Review: Space Firebird 2772 (1980)

Directed by:

Distributed in Australia by:

A little while ago I was fortunate enough to catch the film Interstella 5555: The 5tory of the 5ecret 5tar 5ystem at the Mercury Cinema in Adelaide. Why I was fortunate was that the film opened my eyes to different ways in which to convey a story. You see, what made Interstella 5555 a unique anime experience was that it contained no lines of dialogue whatsoever. Instead, the film consisted of the animated story with an audio track contributed by music group Daft Punk. This concept was fantastic since even though there were no words, the music still seemed to give the audience an idea as to how they should feel at any particular point in the film.

I feel that Interstella 5555 is relevant to this review of Space Firebird 2772, not just because both titles have numbers in them, but for the fact that Space Firebird 2772 begins in a similar vein, with no words uttered, only vision and music. It’s a fantastic way of showing a montage, in this case we are given the opportunity to see how our protagonist, Godo, was born and raised.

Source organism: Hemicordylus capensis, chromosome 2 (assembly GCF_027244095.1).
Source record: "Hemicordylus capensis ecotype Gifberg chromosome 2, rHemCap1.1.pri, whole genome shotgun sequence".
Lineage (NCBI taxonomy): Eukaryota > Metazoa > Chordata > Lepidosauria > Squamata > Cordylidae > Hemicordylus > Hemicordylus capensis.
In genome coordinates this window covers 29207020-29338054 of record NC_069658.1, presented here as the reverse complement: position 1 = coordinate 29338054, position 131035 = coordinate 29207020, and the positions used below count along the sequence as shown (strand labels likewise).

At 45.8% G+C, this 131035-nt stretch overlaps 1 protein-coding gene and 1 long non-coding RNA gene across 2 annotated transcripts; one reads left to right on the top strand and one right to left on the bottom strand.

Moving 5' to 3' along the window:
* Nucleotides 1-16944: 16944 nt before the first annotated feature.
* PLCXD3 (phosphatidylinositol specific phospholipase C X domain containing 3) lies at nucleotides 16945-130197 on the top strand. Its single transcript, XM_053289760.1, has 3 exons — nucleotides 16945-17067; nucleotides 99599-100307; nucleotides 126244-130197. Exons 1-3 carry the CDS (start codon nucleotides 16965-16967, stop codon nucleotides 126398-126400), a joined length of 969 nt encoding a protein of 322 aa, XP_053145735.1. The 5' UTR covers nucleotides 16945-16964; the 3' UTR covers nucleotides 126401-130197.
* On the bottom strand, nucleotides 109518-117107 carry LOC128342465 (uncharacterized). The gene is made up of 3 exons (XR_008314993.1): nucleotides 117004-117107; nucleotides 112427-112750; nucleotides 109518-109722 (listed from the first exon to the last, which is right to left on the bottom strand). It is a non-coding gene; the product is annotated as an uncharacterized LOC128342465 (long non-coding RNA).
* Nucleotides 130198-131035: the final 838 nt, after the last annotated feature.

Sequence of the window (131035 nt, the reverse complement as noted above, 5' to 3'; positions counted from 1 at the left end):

In fact, it would probably have been great if the entirety of Space Firebird was in this format since the animation and the music worked so well together. Unfortunately, we don’t always get what we want and it isn’t too far into Space Firebird that the film changes and the characters finally get a chance to speak. There are a number of reasons why introducing speech turned a potentially good film bad, however I found the greatest similarity with the computer game Zero Wing. The computer game Zero Wing was made famous for the memorable quote “All your base are belong to us”. The reason for this rather interesting quote was that the game was translated from Japanese to English with no real care for any form of grammar. Why this is relevant is that there is a similar problem with the translation of the voice track of Space Firebird. This includes both the English dub version and the English subtitles. What adds insult to injury is that the voice acting for all characters is abysmal.

This transgression could be forgivable if the rest of the film was sound, say if the plot was interesting, but this just isn’t the case. Whilst the basic premise of the plot shows promise, the implementation is poor with massive jumps between plot arcs.

The whole film just doesn’t hold well together, whether this is due to the terrible translation or a combination of the translation, the editing and other factors cannot be fully ascertained. What is known is that Space Firebird 2772 is one anime film that is not worth the two hours required to watch it.

1 transformer-style sex-bot out of 10.
Bookmark the permalink.